Subwoofer Envy

By Beacon Staff

In my new job here at the Beacon, my desk is a stone’s throw from Main Street in downtown Kalispell. The glass display cases of our storefront translate a lot of sound to our office: the flabby growl of logging trucks, the high-pitched whine of Japanese motorcycles and the squeal of brakes accompanying every red light. And we like that busy noise; it makes our newsroom feel like we’re in the middle of the action, not sequestered in an isolated office park.

But then there’s another familiar sound. It’s more than a sound. It’s a vibration you feel before you hear it – the massively powerful subwoofer of some young (usually) guy stopped at the light listening to hip-hop.

Our windows rattle. The hanging plants gently pendulum. The water in my bottle ripples like that scene from “Jurassic Park” when the Tyrannosaurus approaches. And we bob our heads in time.

No one gets angry and no one complains – which is odd because the music blasting is such a wild imposition into our workplace. But when you reach a certain age, say, late twenties and thirties, that thrumming, colossal bass line creates an emotional conflict made up of equal parts irritation and admiration.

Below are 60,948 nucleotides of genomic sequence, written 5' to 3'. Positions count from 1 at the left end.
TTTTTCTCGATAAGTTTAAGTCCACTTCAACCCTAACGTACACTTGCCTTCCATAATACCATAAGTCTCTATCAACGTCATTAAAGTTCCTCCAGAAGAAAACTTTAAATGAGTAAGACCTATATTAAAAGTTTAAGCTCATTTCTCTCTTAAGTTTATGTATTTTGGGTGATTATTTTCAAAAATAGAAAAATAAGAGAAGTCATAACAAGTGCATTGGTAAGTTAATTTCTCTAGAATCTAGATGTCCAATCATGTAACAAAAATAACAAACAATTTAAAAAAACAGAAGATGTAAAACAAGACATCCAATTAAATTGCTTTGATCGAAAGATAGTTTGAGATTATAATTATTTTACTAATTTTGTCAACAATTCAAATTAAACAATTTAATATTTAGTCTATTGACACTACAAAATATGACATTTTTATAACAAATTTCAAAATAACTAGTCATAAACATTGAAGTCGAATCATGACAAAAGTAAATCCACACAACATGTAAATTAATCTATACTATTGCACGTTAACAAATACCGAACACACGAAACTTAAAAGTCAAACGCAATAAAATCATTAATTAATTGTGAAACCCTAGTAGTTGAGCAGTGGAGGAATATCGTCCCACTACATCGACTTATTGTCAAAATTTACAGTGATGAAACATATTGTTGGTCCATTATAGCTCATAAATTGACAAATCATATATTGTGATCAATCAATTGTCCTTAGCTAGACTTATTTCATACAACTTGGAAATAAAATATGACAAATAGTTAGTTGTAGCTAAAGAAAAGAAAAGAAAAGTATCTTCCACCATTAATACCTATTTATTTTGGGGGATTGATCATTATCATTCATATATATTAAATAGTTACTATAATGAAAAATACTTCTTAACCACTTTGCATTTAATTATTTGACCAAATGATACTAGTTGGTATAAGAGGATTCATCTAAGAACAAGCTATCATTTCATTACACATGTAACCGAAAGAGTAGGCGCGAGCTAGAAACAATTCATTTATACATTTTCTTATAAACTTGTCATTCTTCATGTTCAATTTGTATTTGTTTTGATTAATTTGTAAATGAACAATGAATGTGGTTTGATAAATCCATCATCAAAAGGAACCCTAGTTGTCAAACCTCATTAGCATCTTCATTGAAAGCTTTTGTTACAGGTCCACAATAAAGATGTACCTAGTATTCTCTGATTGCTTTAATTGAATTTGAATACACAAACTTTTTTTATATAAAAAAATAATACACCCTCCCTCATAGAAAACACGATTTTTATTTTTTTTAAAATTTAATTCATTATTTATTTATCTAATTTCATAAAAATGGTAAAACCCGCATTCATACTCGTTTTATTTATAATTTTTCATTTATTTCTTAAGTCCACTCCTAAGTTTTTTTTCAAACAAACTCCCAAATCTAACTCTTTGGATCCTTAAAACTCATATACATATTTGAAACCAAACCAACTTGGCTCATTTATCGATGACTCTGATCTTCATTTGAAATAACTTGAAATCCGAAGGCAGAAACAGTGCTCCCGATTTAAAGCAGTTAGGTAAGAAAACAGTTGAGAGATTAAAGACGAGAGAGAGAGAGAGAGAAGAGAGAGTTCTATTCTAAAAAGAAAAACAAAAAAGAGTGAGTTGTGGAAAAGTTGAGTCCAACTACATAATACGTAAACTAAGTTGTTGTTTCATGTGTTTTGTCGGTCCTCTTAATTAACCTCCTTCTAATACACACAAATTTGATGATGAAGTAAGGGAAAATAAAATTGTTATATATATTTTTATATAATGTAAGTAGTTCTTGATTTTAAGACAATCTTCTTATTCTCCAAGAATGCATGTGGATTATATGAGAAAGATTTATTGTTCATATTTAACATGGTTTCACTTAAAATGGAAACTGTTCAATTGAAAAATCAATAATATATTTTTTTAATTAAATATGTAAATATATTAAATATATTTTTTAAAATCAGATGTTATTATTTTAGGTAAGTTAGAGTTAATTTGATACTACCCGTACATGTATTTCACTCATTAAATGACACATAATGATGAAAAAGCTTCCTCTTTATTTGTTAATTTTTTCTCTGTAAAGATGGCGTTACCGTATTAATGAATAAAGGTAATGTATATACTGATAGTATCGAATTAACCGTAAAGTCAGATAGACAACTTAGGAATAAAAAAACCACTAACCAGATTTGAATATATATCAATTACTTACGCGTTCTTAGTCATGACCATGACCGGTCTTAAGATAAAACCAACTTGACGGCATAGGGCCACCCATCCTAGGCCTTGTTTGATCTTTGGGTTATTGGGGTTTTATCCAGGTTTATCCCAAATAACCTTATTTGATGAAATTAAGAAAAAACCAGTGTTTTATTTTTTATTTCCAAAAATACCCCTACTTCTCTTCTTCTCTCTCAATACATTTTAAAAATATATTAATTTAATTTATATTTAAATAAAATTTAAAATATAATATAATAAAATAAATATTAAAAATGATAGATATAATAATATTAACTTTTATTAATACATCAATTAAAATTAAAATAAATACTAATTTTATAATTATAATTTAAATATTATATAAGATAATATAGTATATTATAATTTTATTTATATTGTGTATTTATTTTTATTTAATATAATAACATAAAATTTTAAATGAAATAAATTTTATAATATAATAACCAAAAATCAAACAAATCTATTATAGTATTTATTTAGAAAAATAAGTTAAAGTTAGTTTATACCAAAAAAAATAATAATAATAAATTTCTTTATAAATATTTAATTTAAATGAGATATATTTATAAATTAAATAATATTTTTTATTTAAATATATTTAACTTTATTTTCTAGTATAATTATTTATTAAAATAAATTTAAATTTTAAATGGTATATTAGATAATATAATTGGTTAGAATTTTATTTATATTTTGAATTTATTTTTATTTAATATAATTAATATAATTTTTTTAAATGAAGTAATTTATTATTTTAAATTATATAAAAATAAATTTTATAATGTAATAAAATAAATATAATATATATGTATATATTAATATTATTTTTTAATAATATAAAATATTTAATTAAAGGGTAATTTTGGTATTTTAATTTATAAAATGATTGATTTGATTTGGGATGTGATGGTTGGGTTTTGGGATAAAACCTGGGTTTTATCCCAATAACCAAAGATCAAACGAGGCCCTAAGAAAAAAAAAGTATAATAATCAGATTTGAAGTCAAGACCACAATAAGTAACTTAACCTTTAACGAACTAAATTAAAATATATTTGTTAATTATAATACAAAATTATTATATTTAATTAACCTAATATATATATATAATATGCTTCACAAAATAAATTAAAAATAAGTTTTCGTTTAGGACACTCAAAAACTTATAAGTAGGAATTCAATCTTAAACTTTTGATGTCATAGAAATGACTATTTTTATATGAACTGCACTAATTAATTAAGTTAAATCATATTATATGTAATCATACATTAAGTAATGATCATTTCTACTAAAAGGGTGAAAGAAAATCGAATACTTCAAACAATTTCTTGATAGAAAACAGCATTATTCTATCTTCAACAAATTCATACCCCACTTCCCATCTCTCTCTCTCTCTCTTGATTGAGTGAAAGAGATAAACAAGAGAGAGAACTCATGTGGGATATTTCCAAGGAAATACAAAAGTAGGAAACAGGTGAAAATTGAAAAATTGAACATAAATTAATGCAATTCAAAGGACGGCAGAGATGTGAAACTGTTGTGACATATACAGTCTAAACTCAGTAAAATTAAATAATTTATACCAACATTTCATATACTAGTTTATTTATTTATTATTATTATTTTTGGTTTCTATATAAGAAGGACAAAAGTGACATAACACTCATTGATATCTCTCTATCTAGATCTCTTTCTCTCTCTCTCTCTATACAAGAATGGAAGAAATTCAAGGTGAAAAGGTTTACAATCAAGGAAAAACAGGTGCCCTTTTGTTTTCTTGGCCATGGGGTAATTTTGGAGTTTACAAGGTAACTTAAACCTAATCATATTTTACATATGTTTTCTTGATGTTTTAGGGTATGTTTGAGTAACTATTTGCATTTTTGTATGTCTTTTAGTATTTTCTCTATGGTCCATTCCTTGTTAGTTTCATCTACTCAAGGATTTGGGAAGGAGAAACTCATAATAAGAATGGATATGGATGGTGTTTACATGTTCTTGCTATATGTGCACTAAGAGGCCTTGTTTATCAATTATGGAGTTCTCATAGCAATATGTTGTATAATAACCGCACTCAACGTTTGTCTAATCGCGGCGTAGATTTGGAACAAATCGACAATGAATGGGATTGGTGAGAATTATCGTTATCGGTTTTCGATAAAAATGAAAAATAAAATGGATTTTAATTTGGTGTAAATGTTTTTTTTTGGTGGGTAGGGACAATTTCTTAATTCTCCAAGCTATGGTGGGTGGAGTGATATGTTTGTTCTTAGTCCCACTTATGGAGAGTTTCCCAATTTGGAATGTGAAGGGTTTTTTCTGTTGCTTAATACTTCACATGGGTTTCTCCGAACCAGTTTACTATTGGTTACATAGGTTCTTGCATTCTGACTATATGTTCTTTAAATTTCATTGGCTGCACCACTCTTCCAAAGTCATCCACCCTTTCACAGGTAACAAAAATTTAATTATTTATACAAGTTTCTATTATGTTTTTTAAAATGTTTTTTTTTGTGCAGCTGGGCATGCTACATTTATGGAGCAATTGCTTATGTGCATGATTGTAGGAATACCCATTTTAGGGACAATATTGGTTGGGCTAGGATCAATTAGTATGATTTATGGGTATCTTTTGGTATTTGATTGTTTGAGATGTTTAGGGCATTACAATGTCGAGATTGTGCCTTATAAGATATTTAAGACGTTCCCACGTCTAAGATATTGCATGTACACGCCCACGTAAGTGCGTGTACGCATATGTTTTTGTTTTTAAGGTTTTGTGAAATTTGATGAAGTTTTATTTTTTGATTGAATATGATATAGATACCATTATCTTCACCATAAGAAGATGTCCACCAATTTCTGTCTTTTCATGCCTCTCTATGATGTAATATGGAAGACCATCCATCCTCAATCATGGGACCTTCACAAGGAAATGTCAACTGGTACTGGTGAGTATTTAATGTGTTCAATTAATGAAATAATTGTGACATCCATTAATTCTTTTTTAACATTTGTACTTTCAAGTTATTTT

One of the most sublimely perfect moments in my college life was sitting in the backseat of my buddy’s Pathfinder, with his monster subwoofer in the back, listening to the opening organ solo in Led Zeppelin’s “Your Time is Gonna Come” before the first John Bonham cymbal crash and bass drum kicked in.

Scientists have proven it is a physical impossibility to not smile and nod your head at that moment. Look it up. Even laboratory rats start high-fiving during that song.

So, who am I to sneer at some teenager enjoying the same thing? I’m a 28-year-old dude with a full-time job trying to figure out which of my lunch options is healthiest. And the kid blasting rap music who cut history class to take his girlfriend out to lunch at Pizza Hut? I’d be lying if I said that my irritation over that kid’s blaring subwoofer derives from anything other than jealousy.

Admit it. You’re a little jealous of that kid too. And if you’re too young to understand what I’m talking about, well, your time is gonna come.

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